Please allow me a quick digression to present a couple illuminating facts before I go on with my story. For the week of March 10, Nielsen reports that American Idol was watched in 16.9% of American homes with televisions. The next highest rated program, "Law and Order" was watched in 7.9% of American homes with televisions. That means 83% of American homes with televisions were not watching American Idol. Hmmmmmm…

Now, back to my story. Here's what reminded me of the big and potentially fatal temptation faced by radio personalities and artists of all kinds. I discovered a special collector's edition of one of my all-time favorite movies, Braveheart. It contains a 20 minute special feature titled "A Writer's Journey". It's a conversation with Randall Wallace the screenwriter who created Braveheart. He talks about his inspiration for the movie, how he wrote it, and how he met Mel Gibson who produced and directed the movie. The story is inspiring and instructive throughout. I was particularly moved by Wallace's description of how he overcame fear and the temptation to change the story he wrote, loved, and really mattered to him.

One day Wallace got a phone call from his agent who said, "Are you sitting down? I just got a call from Mel Gibson. He wants to have breakfast with you tomorrow." Wallace had never met Mel Gibson. He had no significant screenwriting credits. He never imagined Mel Gibson would read his screenplay and be interested in it.

Here's what Wallace says happened after he hung up the phone. "I walked around my neighborhood and I prayed sincerely to God that I would not kiss his ass. And in those words, 'Dear Lord please don't let me kiss Mel Gibson's ass.' Because when you're around movie stars who have the power to launch massive budgets in movies and massive script development, the tendency of everyone is to try to figure out what they want to hear and try to give them what you think they want to hear rather than what you really believe. I really needed to get right within myself about my commitment to try to be true to what was true for me and that only in that could I be true at all to him or anyone else.

I went the next day and met him. Very close to the first words out of my mouth were, 'Look it's this way. Every movie has a message. The message of most movies is the guy with the bluest eyes, the cutest dimples, the biggest biceps and the greenest money is the one who prevails. Most movies say that. This movie says that if you’re faithful to your heart, even if they cut it out of you, you prevail. Now that's the movie I want to make. That's the movie I want my sons to see. If you want to make that movie, I’m your man. If you don't want to make that movie, life is too short.'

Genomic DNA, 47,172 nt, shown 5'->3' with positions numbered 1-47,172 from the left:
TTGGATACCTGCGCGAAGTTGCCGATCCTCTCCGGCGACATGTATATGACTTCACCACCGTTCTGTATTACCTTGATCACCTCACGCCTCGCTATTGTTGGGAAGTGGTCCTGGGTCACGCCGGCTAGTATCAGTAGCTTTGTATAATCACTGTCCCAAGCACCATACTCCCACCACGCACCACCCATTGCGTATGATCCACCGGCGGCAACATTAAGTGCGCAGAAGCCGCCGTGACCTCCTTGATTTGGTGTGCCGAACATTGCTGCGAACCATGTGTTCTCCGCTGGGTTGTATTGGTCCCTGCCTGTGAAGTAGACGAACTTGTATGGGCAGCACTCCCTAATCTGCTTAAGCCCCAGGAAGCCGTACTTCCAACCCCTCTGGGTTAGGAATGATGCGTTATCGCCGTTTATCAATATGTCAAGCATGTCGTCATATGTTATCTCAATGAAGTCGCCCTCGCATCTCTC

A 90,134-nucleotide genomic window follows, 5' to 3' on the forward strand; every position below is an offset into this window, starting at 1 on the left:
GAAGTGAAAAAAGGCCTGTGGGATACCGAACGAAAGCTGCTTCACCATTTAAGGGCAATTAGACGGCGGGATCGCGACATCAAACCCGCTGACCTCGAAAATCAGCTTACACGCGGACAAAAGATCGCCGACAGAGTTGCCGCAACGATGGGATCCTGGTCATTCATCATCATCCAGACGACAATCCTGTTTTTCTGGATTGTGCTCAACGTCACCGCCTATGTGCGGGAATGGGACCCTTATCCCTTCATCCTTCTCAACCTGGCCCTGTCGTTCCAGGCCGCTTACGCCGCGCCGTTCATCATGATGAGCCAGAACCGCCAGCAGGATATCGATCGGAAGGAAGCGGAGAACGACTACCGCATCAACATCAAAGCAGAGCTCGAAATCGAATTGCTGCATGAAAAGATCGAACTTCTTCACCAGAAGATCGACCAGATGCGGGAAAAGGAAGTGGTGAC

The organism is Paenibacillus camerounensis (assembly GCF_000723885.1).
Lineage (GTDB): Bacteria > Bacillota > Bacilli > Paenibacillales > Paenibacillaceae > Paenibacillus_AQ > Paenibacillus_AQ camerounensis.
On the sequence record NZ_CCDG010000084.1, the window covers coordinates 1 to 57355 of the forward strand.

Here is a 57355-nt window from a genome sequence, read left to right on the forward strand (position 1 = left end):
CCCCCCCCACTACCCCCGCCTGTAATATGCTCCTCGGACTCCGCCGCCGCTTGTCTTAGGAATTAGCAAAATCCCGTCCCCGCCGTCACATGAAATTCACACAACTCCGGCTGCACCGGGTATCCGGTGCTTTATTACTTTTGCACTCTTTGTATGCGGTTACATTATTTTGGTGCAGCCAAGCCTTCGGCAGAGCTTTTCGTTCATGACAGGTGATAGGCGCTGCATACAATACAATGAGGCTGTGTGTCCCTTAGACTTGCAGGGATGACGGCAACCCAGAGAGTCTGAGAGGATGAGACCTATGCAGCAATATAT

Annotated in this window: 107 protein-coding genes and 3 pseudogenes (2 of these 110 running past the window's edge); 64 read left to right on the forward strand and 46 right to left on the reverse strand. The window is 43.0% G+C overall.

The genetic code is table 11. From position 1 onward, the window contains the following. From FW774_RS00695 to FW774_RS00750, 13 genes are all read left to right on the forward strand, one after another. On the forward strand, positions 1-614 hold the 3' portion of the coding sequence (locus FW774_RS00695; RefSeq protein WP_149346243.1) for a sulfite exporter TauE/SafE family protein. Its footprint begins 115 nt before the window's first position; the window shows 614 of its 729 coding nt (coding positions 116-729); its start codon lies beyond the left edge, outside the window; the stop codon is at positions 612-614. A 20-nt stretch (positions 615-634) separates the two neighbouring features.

He looked at me like he thought I was insane and he couldn't wait to make a movie like that. I saw that he was that guy. Probably, to tell you the truth, I wouldn't have said that if he hadn't been that guy. You know there's something about the magic of people coming together who are of like spirits. I might not have been able to say that to another actor, but I could say that to Mel Gibson."

This story illustrates the constant temptation that radio personalities and all artists face. The temptation to give in, to compromise, to change what really matters most to them and will ultimately matter most to the audience it attracts.

This temptation is very real and very normal. It's rooted in fear. Fear of the unknown. Fear of being unproven. Fear of being new and different. Fear of challenging the GM or PD to overcome their fears and present something truly original. Fear of rejection and, ultimately, fear of failure -- the fear of finding out if what they've created will actually find a significant audience.